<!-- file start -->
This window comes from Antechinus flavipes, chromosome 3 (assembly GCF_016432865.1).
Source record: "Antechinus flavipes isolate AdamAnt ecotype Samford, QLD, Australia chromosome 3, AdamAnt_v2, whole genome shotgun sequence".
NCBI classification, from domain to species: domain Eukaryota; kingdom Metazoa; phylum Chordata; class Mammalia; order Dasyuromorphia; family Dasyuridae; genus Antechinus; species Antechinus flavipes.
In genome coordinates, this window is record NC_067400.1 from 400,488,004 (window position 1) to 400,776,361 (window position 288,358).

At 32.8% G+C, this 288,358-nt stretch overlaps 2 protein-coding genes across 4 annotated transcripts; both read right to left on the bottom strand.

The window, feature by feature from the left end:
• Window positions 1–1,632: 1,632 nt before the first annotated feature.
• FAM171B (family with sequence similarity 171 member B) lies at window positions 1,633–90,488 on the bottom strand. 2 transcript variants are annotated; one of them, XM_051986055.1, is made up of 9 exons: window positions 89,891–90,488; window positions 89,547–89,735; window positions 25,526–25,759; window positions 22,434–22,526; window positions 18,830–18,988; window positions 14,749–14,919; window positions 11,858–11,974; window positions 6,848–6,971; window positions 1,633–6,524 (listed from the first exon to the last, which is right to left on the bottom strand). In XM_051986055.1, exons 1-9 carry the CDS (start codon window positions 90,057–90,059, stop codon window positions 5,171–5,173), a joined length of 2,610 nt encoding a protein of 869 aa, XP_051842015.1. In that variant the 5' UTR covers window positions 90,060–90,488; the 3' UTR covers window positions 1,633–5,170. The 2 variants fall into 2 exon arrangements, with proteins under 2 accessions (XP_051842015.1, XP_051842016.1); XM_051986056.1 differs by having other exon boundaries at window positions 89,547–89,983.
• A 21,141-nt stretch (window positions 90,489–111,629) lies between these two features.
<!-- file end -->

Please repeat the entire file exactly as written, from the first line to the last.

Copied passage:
This window comes from Antechinus flavipes, chromosome 3 (assembly GCF_016432865.1).
Source record: "Antechinus flavipes isolate AdamAnt ecotype Samford, QLD, Australia chromosome 3, AdamAnt_v2, whole genome shotgun sequence".
NCBI classification, from domain to species: domain Eukaryota; kingdom Metazoa; phylum Chordata; class Mammalia; order Dasyuromorphia; family Dasyuridae; genus Antechinus; species Antechinus flavipes.
In genome coordinates, this window is record NC_067400.1 from 400,488,004 (window position 1) to 400,776,361 (window position 288,358).

At 32.8% G+C, this 288,358-nt stretch overlaps 2 protein-coding genes across 4 annotated transcripts; both read right to left on the bottom strand.

The window, feature by feature from the left end:
• Window positions 1–1,632: 1,632 nt before the first annotated feature.
• FAM171B (family with sequence similarity 171 member B) lies at window positions 1,633–90,488 on the bottom strand. 2 transcript variants are annotated; one of them, XM_051986055.1, is made up of 9 exons: window positions 89,891–90,488; window positions 89,547–89,735; window positions 25,526–25,759; window positions 22,434–22,526; window positions 18,830–18,988; window positions 14,749–14,919; window positions 11,858–11,974; window positions 6,848–6,971; window positions 1,633–6,524 (listed from the first exon to the last, which is right to left on the bottom strand). In XM_051986055.1, exons 1-9 carry the CDS (start codon window positions 90,057–90,059, stop codon window positions 5,171–5,173), a joined length of 2,610 nt encoding a protein of 869 aa, XP_051842015.1. In that variant the 5' UTR covers window positions 90,060–90,488; the 3' UTR covers window positions 1,633–5,170. The 2 variants fall into 2 exon arrangements, with proteins under 2 accessions (XP_051842015.1, XP_051842016.1); XM_051986056.1 differs by having other exon boundaries at window positions 89,547–89,983.
• A 21,141-nt stretch (window positions 90,489–111,629) lies between these two features.